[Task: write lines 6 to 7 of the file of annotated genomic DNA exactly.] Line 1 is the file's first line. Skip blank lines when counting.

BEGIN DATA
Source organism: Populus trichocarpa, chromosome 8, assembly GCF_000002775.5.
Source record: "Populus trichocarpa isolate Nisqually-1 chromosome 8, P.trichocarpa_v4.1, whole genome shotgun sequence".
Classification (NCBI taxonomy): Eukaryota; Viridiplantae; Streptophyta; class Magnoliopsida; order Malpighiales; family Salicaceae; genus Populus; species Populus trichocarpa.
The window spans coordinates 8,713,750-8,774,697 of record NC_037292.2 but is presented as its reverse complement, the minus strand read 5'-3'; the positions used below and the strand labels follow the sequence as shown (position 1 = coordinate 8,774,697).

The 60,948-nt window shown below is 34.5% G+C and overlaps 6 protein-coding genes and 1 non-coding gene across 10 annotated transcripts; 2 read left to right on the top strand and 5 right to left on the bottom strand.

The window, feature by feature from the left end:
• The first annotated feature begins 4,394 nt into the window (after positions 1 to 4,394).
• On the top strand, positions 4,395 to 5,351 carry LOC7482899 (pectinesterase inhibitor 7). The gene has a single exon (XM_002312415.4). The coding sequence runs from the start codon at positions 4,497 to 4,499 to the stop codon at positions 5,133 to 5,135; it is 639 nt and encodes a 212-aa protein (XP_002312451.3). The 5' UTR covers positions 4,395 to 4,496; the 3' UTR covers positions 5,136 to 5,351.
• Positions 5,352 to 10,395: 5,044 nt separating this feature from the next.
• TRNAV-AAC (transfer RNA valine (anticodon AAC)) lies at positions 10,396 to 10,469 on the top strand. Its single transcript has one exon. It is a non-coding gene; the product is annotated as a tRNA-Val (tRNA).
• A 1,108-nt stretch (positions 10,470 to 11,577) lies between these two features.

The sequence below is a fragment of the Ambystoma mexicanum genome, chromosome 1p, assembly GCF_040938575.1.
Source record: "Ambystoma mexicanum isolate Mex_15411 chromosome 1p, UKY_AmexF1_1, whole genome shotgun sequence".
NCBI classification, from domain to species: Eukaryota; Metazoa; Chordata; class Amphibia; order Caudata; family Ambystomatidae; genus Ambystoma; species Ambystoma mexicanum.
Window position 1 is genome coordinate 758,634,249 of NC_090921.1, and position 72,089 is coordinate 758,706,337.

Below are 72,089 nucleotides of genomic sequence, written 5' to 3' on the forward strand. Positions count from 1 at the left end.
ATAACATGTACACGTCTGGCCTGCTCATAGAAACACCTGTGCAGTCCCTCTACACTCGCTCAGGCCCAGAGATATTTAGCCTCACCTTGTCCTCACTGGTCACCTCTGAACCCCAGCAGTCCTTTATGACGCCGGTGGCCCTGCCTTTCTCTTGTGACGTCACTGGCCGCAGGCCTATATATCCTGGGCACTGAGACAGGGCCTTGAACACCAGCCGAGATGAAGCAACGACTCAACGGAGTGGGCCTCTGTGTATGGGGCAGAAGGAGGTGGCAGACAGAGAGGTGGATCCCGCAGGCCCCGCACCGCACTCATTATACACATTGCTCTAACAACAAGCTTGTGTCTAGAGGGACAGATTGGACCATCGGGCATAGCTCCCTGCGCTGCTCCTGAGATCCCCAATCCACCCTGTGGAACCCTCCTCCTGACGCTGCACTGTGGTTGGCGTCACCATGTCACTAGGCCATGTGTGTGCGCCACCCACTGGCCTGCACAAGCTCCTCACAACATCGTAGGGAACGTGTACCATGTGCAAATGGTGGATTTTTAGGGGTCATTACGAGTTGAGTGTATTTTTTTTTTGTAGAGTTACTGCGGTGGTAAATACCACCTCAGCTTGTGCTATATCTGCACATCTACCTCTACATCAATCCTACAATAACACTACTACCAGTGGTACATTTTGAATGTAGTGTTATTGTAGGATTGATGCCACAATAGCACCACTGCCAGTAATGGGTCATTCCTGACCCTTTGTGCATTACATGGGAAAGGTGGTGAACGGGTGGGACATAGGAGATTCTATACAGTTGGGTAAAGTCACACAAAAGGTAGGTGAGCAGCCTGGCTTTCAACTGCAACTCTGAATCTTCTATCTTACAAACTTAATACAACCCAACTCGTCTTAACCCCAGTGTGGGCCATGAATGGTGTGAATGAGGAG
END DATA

The window, feature by feature from the left end:
• The first annotated feature begins 4,394 nt into the window (after positions 1 to 4,394).